Experience - Having an experience loan officer is the most important factor in determining will you should handle your loan.
Loan Products - A good mortgage firm will have a full range of products to offer you of Government and Conventional loan products.
Product Knowledge - A good loan officer knows all the products you can qualify for and will show you your options. A loan officer with out product knowledge could cost you a lot of money.
Underwriting Knowledge - A good loan officer knows the FHA/VA/USDA and conventional underwriting guidelines by heart and can explain quickly why you don't qualify for or why one is better for your situation.
Communications - How will the loan officer communicate with you regarding your file? When will they be available to talk to you? A good loan officer is always available to assist.
Processing/Underwriting - Where is your processed and file approved? Having in-house underwriting is a huge advantage since the loan officer and underwriter know each other and can work out issues. There are many great underwriters outside of the mortgage office however, but this is something to consider.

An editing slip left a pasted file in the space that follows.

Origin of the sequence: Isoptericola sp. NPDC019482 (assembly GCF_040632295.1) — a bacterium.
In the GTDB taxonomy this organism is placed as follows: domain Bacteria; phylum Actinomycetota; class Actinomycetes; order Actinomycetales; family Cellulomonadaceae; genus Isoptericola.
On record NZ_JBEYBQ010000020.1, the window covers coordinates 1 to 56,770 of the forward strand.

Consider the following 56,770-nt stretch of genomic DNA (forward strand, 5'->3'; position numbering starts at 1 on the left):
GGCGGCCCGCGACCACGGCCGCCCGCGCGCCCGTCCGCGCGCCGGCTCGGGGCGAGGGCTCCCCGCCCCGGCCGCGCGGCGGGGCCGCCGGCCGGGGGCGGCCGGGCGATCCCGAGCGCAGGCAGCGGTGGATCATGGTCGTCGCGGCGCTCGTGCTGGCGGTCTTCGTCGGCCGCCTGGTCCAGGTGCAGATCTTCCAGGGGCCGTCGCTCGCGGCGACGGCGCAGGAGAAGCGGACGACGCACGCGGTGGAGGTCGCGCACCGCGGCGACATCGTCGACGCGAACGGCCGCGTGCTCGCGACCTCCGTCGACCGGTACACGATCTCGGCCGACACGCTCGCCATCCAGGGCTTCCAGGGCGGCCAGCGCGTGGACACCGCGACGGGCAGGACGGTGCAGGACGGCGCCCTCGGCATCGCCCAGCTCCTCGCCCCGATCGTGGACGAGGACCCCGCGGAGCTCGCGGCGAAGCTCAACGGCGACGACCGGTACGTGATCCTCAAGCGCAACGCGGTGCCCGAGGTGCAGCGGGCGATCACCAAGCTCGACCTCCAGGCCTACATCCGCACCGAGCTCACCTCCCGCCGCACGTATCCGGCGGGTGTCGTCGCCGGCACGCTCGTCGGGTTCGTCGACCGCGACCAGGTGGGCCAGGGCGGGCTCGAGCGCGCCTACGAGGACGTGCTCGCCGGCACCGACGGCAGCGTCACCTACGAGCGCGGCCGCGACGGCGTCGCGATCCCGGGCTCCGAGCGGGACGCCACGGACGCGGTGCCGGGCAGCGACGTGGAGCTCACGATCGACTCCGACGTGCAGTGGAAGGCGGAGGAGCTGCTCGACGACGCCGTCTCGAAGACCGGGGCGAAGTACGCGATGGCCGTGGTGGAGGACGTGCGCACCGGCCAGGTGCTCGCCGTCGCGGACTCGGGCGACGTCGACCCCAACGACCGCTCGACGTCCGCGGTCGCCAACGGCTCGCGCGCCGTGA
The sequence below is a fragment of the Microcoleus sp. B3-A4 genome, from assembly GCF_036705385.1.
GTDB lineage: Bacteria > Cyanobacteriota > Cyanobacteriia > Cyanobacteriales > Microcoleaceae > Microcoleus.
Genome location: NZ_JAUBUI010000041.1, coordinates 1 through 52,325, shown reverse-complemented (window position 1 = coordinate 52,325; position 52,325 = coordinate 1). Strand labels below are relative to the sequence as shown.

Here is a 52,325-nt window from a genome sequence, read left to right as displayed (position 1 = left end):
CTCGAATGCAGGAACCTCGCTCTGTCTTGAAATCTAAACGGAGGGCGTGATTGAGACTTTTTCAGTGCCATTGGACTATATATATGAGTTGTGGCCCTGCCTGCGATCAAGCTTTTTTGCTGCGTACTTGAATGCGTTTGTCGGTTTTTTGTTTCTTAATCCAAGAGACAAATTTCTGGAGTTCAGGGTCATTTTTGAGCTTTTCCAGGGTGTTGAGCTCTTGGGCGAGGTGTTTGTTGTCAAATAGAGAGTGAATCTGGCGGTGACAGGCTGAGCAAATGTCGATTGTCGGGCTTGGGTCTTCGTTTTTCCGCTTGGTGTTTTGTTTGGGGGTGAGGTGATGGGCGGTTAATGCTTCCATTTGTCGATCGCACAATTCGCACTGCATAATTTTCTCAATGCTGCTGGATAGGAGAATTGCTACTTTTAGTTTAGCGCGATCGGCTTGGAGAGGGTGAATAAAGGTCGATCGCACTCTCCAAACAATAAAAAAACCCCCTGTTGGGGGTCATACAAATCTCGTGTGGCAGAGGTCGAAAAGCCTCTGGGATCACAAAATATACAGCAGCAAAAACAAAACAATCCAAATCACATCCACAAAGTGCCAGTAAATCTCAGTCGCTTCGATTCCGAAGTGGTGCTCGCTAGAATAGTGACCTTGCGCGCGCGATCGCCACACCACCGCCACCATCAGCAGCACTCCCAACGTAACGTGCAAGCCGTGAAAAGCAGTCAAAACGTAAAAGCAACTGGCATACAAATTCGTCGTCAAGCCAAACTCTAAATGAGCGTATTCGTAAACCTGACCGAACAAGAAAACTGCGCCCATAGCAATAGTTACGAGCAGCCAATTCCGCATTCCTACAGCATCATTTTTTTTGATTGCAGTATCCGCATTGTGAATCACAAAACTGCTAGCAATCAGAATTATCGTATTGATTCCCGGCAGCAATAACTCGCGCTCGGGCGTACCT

What to Look For In A Good Homeowners Insurance Agent
Ask co-workers. Ask friends. Asking a perfect stranger is better than relying on ads or the yellow pages. People tend to refer people with whom they have had a positive experience. Ask what their experience was in dealing with the agent or broker. Was s/he responsive; was s/he able to answer questions clearly? If the person had to file a claim, was the agent or broker helpful?
Yelp, LinkedIn, Facebook and other social media tools can help you gauge good service and quality businesses. These sites can be helpful, but a face-to-face with an agent or broker is one of the best ways of figuring out if they will take good care of you.
Your state insurance regulator’s website